Tesco and Carrefour have become the latest major retailers to team up on purchasing, today (2 July) announcing “a long-term, strategic alliance”.
Europe’s grocery retail sector has seen has a number of retailers join forces on buying in a bid to keep a lid on costs and become more competitive.
In a joint statement, Tesco and Carrefour said their deal would “cover the strategic relationship with global suppliers, the joint purchasing of own brand products and goods not for resale”.
The retailers, which expect to formalise the tie-up within the next two months, sought to talk up the benefits to suppliers.
“The alliance will enable both companies to improve the quality and choice of products available to their customers, at even lower prices thereby enhancing their competitiveness. This agreement will also allow both companies to strengthen their relationships with their suppliers and create significant opportunities for those suppliers. Each company will continue to work with supplier partners at a local and national level.”
Industry watchers said recent corporate moves in the food retail sector, such as the proposed merger between Sainsbury’s and Asda, as well as the inroads Amazon is making in grocery, were likely to be factors behind the deal between Tesco and Carrefour.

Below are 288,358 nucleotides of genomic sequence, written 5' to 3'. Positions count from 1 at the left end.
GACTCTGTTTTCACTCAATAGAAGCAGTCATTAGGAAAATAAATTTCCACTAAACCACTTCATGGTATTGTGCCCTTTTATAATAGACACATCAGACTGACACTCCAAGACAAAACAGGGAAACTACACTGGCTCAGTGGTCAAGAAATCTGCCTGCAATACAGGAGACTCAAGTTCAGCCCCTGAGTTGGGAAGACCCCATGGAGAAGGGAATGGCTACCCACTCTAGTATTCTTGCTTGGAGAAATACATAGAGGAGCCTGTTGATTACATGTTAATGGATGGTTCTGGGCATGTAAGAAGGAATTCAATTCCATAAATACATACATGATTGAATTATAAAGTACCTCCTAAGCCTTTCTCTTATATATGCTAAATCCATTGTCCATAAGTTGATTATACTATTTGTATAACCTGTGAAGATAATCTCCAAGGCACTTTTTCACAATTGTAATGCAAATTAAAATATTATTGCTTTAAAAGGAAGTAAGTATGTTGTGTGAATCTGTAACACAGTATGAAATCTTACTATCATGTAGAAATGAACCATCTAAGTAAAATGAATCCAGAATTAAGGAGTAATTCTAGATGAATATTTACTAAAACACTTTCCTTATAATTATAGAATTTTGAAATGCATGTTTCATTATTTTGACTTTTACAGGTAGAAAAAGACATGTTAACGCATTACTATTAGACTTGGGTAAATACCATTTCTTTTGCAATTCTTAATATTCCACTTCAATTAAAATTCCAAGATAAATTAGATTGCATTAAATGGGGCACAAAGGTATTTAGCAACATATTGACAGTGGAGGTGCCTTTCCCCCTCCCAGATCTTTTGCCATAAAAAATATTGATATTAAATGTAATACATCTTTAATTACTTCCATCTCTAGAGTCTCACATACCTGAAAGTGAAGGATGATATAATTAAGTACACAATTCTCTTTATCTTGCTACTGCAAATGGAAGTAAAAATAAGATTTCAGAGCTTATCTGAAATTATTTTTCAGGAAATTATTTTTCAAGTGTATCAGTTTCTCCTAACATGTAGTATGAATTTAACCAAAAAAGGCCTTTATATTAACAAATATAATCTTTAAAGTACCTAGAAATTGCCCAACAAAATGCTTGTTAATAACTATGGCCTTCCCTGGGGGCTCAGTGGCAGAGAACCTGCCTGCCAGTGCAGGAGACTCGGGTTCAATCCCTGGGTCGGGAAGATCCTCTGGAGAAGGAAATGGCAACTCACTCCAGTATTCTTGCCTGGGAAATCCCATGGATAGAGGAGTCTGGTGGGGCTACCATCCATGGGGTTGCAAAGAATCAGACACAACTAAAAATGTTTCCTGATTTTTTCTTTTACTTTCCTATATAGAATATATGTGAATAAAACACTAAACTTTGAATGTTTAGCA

Patrick O’Brien, UK retail research director at UK-based market analysts GlobalData, also made a link between the rise of discounters Aldi and Lidl.
“Tesco is obviously concerned by the increased potential buying scale of a combined Sainsbury’s and Asda, and both it and Carrefour are worried by the idea of Amazon making more ambitious moves in European grocery retail. However, it should be noted that a key focus of the tie-up is to reduce prices on own-brand products, and this is more of a direct response to Aldi and Lidl, whose offers are heavily weighted towards own-brand. Tesco and Carrefour have both struggled to match the discounters on quality and price, and the alliance should help it compete.”
Buying partnerships are a feature of Europe’s grocery retail market. There is the AMS sourcing network, which features ten European food retailers including Ahold Delhaize, Sweden’s ICA and the UK’s Morrisons.
The Geneva-based retail alliance Agecore comprises six grocers, including Germany’s Edeka, Eroski in Spain and France’s Intermarche.
On Friday, Germany’s Metro Group and two French grocers, Casino and Auchan, announced a buying pact called Horizon.